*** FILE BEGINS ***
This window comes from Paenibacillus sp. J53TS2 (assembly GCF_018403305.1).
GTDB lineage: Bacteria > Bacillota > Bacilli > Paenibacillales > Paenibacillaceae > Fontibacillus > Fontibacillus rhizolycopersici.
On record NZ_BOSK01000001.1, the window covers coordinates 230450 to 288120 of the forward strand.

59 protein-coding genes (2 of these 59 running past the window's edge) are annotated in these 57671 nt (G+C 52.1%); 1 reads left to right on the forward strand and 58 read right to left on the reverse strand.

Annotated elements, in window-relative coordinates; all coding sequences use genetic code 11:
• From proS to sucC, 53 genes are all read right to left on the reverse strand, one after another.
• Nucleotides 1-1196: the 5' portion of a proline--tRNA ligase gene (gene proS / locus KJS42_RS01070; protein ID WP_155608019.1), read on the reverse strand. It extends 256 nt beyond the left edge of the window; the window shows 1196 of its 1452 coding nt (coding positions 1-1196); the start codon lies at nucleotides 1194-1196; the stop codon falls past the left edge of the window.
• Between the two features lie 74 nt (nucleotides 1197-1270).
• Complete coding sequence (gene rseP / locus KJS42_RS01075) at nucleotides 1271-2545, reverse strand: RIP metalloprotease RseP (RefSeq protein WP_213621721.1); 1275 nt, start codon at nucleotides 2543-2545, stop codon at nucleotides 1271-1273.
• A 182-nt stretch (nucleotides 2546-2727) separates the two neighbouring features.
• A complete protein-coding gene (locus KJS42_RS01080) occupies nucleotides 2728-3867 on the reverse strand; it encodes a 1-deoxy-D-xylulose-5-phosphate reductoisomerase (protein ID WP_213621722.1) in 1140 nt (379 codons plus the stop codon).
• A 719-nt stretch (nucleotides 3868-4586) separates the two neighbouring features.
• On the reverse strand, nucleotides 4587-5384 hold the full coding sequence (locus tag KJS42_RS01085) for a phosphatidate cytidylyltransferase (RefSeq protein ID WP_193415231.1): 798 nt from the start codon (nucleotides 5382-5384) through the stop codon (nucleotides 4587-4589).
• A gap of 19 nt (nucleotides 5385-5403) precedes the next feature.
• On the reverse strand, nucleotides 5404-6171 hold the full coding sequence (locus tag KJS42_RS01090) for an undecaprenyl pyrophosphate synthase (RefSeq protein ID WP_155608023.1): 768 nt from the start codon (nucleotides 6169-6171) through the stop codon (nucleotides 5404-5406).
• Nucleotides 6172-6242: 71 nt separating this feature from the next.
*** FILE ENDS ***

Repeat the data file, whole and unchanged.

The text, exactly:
This window comes from Paenibacillus sp. J53TS2 (assembly GCF_018403305.1).
GTDB lineage: Bacteria > Bacillota > Bacilli > Paenibacillales > Paenibacillaceae > Fontibacillus > Fontibacillus rhizolycopersici.
On record NZ_BOSK01000001.1, the window covers coordinates 230450 to 288120 of the forward strand.

59 protein-coding genes (2 of these 59 running past the window's edge) are annotated in these 57671 nt (G+C 52.1%); 1 reads left to right on the forward strand and 58 read right to left on the reverse strand.

Annotated elements, in window-relative coordinates; all coding sequences use genetic code 11:
• From proS to sucC, 53 genes are all read right to left on the reverse strand, one after another.
• Nucleotides 1-1196: the 5' portion of a proline--tRNA ligase gene (gene proS / locus KJS42_RS01070; protein ID WP_155608019.1), read on the reverse strand. It extends 256 nt beyond the left edge of the window; the window shows 1196 of its 1452 coding nt (coding positions 1-1196); the start codon lies at nucleotides 1194-1196; the stop codon falls past the left edge of the window.
• Between the two features lie 74 nt (nucleotides 1197-1270).
• Complete coding sequence (gene rseP / locus KJS42_RS01075) at nucleotides 1271-2545, reverse strand: RIP metalloprotease RseP (RefSeq protein WP_213621721.1); 1275 nt, start codon at nucleotides 2543-2545, stop codon at nucleotides 1271-1273.
• A 182-nt stretch (nucleotides 2546-2727) separates the two neighbouring features.
• A complete protein-coding gene (locus KJS42_RS01080) occupies nucleotides 2728-3867 on the reverse strand; it encodes a 1-deoxy-D-xylulose-5-phosphate reductoisomerase (protein ID WP_213621722.1) in 1140 nt (379 codons plus the stop codon).
• A 719-nt stretch (nucleotides 3868-4586) separates the two neighbouring features.
• On the reverse strand, nucleotides 4587-5384 hold the full coding sequence (locus tag KJS42_RS01085) for a phosphatidate cytidylyltransferase (RefSeq protein ID WP_193415231.1): 798 nt from the start codon (nucleotides 5382-5384) through the stop codon (nucleotides 4587-4589).
• A gap of 19 nt (nucleotides 5385-5403) precedes the next feature.
• On the reverse strand, nucleotides 5404-6171 hold the full coding sequence (locus tag KJS42_RS01090) for an undecaprenyl pyrophosphate synthase (RefSeq protein ID WP_155608023.1): 768 nt from the start codon (nucleotides 6169-6171) through the stop codon (nucleotides 5404-5406).
• Nucleotides 6172-6242: 71 nt separating this feature from the next.